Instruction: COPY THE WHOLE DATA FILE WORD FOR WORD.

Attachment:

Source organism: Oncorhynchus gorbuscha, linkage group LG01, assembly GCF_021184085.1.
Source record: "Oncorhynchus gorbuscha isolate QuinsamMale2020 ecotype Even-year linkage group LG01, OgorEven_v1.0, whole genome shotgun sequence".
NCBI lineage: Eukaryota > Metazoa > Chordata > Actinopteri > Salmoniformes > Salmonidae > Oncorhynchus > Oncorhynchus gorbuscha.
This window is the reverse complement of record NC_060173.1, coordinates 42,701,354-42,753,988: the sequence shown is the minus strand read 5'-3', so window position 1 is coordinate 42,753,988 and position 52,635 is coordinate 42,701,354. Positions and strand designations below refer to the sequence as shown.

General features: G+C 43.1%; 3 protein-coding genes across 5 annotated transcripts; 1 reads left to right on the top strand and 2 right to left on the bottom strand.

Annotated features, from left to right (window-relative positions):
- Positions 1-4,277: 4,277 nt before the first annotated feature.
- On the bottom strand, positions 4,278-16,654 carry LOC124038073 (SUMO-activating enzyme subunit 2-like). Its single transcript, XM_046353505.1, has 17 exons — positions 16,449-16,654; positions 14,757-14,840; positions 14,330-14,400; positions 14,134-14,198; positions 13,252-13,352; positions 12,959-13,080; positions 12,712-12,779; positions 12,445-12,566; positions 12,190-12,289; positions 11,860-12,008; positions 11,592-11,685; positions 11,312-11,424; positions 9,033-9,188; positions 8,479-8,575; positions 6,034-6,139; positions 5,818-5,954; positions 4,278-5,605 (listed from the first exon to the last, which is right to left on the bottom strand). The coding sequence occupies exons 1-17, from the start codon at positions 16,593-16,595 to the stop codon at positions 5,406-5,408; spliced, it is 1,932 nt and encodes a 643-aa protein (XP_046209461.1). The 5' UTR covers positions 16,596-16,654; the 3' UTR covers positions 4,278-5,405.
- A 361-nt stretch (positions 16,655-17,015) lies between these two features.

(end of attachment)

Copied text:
Source organism: Oncorhynchus gorbuscha, linkage group LG01, assembly GCF_021184085.1.
Source record: "Oncorhynchus gorbuscha isolate QuinsamMale2020 ecotype Even-year linkage group LG01, OgorEven_v1.0, whole genome shotgun sequence".
NCBI lineage: Eukaryota > Metazoa > Chordata > Actinopteri > Salmoniformes > Salmonidae > Oncorhynchus > Oncorhynchus gorbuscha.
This window is the reverse complement of record NC_060173.1, coordinates 42,701,354-42,753,988: the sequence shown is the minus strand read 5'-3', so window position 1 is coordinate 42,753,988 and position 52,635 is coordinate 42,701,354. Positions and strand designations below refer to the sequence as shown.

General features: G+C 43.1%; 3 protein-coding genes across 5 annotated transcripts; 1 reads left to right on the top strand and 2 right to left on the bottom strand.

Annotated features, from left to right (window-relative positions):
- Positions 1-4,277: 4,277 nt before the first annotated feature.
- On the bottom strand, positions 4,278-16,654 carry LOC124038073 (SUMO-activating enzyme subunit 2-like). Its single transcript, XM_046353505.1, has 17 exons — positions 16,449-16,654; positions 14,757-14,840; positions 14,330-14,400; positions 14,134-14,198; positions 13,252-13,352; positions 12,959-13,080; positions 12,712-12,779; positions 12,445-12,566; positions 12,190-12,289; positions 11,860-12,008; positions 11,592-11,685; positions 11,312-11,424; positions 9,033-9,188; positions 8,479-8,575; positions 6,034-6,139; positions 5,818-5,954; positions 4,278-5,605 (listed from the first exon to the last, which is right to left on the bottom strand). The coding sequence occupies exons 1-17, from the start codon at positions 16,593-16,595 to the stop codon at positions 5,406-5,408; spliced, it is 1,932 nt and encodes a 643-aa protein (XP_046209461.1). The 5' UTR covers positions 16,596-16,654; the 3' UTR covers positions 4,278-5,405.
- A 361-nt stretch (positions 16,655-17,015) lies between these two features.